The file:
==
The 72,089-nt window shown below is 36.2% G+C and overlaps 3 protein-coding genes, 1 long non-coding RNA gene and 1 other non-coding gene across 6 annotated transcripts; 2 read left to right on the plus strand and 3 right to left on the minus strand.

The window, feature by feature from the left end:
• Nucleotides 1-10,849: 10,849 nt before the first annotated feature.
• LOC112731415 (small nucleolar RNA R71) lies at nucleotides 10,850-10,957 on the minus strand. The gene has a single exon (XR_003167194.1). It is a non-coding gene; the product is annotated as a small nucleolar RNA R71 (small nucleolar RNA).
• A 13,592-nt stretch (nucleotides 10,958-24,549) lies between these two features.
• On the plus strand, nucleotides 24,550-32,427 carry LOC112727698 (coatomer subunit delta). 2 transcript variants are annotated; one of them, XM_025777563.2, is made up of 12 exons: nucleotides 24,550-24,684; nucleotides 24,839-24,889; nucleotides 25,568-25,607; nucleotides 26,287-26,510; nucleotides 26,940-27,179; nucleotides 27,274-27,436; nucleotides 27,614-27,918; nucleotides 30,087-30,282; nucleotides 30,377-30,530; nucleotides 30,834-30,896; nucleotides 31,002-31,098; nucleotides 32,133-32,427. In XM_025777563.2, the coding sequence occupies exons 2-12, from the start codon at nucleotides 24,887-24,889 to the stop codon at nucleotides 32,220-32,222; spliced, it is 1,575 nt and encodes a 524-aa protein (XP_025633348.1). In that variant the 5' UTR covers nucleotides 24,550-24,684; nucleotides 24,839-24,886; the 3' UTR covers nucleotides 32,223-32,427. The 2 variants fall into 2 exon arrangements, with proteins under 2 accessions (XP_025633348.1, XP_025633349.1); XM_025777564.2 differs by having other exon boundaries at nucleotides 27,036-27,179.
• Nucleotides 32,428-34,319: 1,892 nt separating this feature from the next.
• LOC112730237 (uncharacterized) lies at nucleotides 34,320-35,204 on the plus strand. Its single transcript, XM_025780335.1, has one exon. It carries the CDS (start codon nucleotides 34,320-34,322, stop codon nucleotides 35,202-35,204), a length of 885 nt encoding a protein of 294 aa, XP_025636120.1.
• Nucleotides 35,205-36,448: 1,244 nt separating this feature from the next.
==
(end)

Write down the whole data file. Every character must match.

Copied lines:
The 72,089-nt window shown below is 36.2% G+C and overlaps 3 protein-coding genes, 1 long non-coding RNA gene and 1 other non-coding gene across 6 annotated transcripts; 2 read left to right on the plus strand and 3 right to left on the minus strand.

The window, feature by feature from the left end:
• Nucleotides 1-10,849: 10,849 nt before the first annotated feature.
• LOC112731415 (small nucleolar RNA R71) lies at nucleotides 10,850-10,957 on the minus strand. The gene has a single exon (XR_003167194.1). It is a non-coding gene; the product is annotated as a small nucleolar RNA R71 (small nucleolar RNA).
• A 13,592-nt stretch (nucleotides 10,958-24,549) lies between these two features.
• On the plus strand, nucleotides 24,550-32,427 carry LOC112727698 (coatomer subunit delta). 2 transcript variants are annotated; one of them, XM_025777563.2, is made up of 12 exons: nucleotides 24,550-24,684; nucleotides 24,839-24,889; nucleotides 25,568-25,607; nucleotides 26,287-26,510; nucleotides 26,940-27,179; nucleotides 27,274-27,436; nucleotides 27,614-27,918; nucleotides 30,087-30,282; nucleotides 30,377-30,530; nucleotides 30,834-30,896; nucleotides 31,002-31,098; nucleotides 32,133-32,427. In XM_025777563.2, the coding sequence occupies exons 2-12, from the start codon at nucleotides 24,887-24,889 to the stop codon at nucleotides 32,220-32,222; spliced, it is 1,575 nt and encodes a 524-aa protein (XP_025633348.1). In that variant the 5' UTR covers nucleotides 24,550-24,684; nucleotides 24,839-24,886; the 3' UTR covers nucleotides 32,223-32,427. The 2 variants fall into 2 exon arrangements, with proteins under 2 accessions (XP_025633348.1, XP_025633349.1); XM_025777564.2 differs by having other exon boundaries at nucleotides 27,036-27,179.
• Nucleotides 32,428-34,319: 1,892 nt separating this feature from the next.
• LOC112730237 (uncharacterized) lies at nucleotides 34,320-35,204 on the plus strand. Its single transcript, XM_025780335.1, has one exon. It carries the CDS (start codon nucleotides 34,320-34,322, stop codon nucleotides 35,202-35,204), a length of 885 nt encoding a protein of 294 aa, XP_025636120.1.
• Nucleotides 35,205-36,448: 1,244 nt separating this feature from the next.